Once upon a time, I could not do one pull-up. Heck, I couldn’t do a push-up, either. I used to ask my mom to write me notes to get me out of gym in school, since I dreaded the very thought of Phys. Ed. I was the last one picked for every team sport, and I was bullied a lot.
Well, times have changed, and at some point in my twenties, I figured out how to get my body to do what I wanted it to do, and I got my first pull up. Now I do them with 20kg hanging from my waist, and they are one of my all time favorite exercises.
People have been asking me a lot lately about how to get their first pull up, or how to improve the number of pull ups they can do. This seemed as good a time as any, then, to put together a little article on some things that helped me get my pull ups honed in.
First of all, let me tell you what did NOT work for me. That’s not to say that these might not be useful exercises for other people. I find that what tends to work for the majority tends not to work for me, so I could be an anomaly.
- Lat Pulldowns. I believe these did not work for a few reasons. First of all, there is only so much you can pull without the barrier on your legs – at some point you’ll fly up with the bar. The barrier recruits your hip flexors, which should not be pulling to that degree (or at that angle) in a proper pull up. Second of all, the lat pulldown does not mimic the mechanics of the pull up, making it a poor assistance exercise for this movement.
- Assisted pull up machines. I never approached a bodyweight pull up using these things. The standing variety of this machine seems to be a little bit better for mimicking pull up mechanics than the kneeling kind. However, in both cases, although my ability to do a machine pull up improved, my ability to do a bodyweight pull up did not. Elastic band assistance had the same effect for me.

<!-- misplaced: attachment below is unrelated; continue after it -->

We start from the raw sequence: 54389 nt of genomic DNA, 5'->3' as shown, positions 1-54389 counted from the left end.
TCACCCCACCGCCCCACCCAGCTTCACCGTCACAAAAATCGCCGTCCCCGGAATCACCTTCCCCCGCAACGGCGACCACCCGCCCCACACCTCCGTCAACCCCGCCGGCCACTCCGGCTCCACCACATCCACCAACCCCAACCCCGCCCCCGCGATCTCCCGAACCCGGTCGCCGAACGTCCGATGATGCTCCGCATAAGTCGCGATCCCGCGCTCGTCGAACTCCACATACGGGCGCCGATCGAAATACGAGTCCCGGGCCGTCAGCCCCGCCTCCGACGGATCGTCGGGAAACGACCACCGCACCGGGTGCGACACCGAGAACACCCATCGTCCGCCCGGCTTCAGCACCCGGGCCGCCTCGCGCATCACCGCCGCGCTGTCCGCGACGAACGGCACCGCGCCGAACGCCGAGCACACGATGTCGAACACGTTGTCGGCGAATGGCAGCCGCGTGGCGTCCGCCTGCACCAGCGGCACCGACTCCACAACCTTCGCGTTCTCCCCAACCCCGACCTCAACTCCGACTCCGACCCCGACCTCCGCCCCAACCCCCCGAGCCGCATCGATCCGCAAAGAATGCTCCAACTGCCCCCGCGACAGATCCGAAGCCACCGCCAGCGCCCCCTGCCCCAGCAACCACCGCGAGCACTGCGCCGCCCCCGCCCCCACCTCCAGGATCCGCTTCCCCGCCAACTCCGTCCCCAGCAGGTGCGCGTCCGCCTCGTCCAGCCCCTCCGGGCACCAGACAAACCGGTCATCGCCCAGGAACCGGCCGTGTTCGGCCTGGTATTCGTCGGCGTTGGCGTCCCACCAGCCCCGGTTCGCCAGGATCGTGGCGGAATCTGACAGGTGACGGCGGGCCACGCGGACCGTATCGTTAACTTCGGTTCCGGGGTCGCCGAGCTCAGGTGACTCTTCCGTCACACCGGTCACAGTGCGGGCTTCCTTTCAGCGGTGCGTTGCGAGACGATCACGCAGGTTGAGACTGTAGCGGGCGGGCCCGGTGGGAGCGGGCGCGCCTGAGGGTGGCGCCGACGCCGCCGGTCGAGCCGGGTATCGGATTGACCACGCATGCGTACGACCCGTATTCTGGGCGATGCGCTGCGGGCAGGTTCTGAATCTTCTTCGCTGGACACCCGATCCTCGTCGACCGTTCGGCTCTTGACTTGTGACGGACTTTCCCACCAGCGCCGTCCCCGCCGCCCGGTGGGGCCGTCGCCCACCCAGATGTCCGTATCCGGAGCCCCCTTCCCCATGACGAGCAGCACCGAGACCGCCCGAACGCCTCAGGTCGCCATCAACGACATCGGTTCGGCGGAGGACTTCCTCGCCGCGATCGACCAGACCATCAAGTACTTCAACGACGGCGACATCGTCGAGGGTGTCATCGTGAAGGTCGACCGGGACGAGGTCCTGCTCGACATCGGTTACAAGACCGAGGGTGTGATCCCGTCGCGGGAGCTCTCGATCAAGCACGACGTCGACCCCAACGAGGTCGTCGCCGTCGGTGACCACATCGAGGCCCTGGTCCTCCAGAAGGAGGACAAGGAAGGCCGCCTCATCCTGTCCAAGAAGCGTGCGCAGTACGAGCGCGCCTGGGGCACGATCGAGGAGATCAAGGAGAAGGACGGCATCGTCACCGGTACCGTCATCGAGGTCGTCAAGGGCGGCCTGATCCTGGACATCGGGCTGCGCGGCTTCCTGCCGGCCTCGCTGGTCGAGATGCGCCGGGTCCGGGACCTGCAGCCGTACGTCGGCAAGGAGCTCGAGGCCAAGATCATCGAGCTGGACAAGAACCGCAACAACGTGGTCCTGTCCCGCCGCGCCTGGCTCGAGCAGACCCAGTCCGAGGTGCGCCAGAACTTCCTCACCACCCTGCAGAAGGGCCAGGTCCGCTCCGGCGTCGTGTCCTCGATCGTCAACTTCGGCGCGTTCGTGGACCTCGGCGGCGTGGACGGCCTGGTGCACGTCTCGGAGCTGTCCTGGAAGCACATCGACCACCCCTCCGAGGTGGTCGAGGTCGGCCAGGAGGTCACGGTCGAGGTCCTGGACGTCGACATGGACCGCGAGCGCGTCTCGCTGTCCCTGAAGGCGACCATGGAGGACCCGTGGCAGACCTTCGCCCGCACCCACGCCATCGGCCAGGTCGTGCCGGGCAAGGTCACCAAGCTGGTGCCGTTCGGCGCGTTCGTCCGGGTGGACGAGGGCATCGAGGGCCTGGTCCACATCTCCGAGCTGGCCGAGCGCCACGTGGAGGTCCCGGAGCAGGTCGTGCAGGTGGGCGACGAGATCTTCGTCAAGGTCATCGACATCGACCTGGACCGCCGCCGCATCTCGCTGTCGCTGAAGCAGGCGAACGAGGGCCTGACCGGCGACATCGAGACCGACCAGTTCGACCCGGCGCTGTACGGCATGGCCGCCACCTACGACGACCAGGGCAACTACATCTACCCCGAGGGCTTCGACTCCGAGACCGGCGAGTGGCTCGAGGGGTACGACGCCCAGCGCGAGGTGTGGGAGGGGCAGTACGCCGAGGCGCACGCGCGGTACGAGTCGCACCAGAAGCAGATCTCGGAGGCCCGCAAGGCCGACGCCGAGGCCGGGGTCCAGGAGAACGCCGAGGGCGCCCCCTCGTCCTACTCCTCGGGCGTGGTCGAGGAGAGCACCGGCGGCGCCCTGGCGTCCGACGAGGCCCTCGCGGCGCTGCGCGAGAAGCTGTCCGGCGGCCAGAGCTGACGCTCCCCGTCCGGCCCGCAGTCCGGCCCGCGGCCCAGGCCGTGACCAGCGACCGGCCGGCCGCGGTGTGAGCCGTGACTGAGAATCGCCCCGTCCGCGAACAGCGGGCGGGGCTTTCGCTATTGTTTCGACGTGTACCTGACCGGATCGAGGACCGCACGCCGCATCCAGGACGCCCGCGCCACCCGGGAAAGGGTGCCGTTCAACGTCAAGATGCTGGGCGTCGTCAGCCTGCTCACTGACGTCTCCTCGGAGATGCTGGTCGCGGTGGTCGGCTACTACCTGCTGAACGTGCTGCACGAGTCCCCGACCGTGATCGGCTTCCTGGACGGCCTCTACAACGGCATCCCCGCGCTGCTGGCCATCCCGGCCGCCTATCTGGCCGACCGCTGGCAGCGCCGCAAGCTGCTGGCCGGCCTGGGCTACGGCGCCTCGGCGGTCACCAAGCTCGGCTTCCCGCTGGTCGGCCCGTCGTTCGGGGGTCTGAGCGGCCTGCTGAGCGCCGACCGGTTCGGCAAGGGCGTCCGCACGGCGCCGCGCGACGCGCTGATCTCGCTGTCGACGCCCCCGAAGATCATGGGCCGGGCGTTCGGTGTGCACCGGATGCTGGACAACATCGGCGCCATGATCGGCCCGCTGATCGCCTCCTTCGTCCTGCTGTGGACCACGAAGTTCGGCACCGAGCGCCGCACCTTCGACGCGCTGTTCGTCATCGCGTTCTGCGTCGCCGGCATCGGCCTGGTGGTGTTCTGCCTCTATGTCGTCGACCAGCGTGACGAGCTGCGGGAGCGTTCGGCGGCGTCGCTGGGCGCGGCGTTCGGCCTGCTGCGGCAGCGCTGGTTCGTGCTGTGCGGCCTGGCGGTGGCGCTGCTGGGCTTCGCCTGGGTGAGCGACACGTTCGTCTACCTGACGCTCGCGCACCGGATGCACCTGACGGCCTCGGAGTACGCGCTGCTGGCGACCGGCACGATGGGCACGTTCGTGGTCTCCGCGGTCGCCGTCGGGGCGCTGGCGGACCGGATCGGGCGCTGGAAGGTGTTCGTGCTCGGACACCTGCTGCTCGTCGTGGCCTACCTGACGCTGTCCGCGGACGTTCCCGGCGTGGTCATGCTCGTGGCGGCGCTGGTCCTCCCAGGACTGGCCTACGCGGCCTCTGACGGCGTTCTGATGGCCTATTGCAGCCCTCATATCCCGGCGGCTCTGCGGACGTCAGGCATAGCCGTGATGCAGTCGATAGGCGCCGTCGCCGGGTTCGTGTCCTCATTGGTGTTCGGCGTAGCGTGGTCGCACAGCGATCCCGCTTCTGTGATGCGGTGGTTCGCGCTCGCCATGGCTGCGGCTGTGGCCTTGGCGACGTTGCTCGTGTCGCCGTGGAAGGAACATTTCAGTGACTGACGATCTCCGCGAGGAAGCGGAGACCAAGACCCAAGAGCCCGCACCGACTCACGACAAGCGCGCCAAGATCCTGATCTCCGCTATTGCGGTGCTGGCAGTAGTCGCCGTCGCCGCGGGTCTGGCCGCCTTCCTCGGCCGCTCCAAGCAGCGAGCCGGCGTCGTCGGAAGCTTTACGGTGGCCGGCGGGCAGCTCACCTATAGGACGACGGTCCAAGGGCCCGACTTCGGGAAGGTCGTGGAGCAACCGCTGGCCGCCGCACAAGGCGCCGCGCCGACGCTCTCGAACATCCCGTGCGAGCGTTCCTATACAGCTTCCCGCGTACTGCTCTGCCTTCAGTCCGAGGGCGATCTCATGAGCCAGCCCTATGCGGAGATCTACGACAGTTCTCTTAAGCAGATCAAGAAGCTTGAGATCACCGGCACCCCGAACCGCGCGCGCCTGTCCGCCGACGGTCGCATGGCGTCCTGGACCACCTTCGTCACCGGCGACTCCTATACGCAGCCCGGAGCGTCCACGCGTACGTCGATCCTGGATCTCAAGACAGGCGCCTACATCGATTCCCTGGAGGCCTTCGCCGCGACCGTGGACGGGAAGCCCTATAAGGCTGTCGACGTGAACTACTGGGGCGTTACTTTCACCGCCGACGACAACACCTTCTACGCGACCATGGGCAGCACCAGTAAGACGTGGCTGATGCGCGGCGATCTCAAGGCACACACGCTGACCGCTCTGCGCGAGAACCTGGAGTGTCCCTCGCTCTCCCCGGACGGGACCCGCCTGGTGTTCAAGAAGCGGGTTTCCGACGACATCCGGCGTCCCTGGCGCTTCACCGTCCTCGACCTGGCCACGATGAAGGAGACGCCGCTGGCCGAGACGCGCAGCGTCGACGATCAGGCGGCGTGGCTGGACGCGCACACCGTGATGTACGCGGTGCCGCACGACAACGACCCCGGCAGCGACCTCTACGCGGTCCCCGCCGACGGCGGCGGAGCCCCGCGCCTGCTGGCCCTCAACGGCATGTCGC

I know these methods did not work for me because at the time, they were all the training I did to try to achieve a pull up. Fortunately, I wised up and tried some new methods. And what I realized is that if you want to be able to do pull ups, you need to start doing pull ups and all their elements. Period.
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Here Are the Ten Tools I Used to Get Better at Pull Ups:
If you’re going to pull yourself up from a hanging position, you’d best learn how to hang first. Many people find just holding on to the bar is the most challenging part of the pull up. I’ve said it before, and I’ll say it again – a strong grip leads to a strong upper body. So get your hang on.
Try to hang from a bar for as long as your hands will let you. If your grip is already pretty strong, you can try things like thick bar hangs (use thick grips, or wrap a towel or other similar material around the bar to make the bar as thick as you like), two-finger hangs, one-finger hangs, one-arm hangs, and so on. To make things more challenging, try weighting yourself or changing your leg position. I like to do hanging leg raises from my one-arm hang position.
RELATED:Why Unpacking the Shoulder in Pull Ups Is Helpful
Pictured here are a two-finger hang and a one-arm hang:
2. Scapular Pull Ups
Scap pull ups are really good for people who have trouble activating their lats (which should be the first move you make in a pull up). The ability to hang with straight arms, and then pull your shoulder blades down your back, is an excellent way to learn how to initiate a pull up with your lats and make your back stronger for pulling.
LEARN MORE: Developing Your Serratus Anterior
I learned about batwings from the ever-amazing Dan John. Essentially, you lie facedown on a bench with a relatively heavy kettlebell or dumbbell in each hand. Pull the weights all the way up with the intention of touching your thumbs to your armpits, and squeeze your shoulder blades together for 5+ seconds. This is a fantastic way to help increase your pulling strength.
MORE HERE:Strength Routines for Developing a Strong and Healthy Upper Back
4. Bottoms-Up Holds and Presses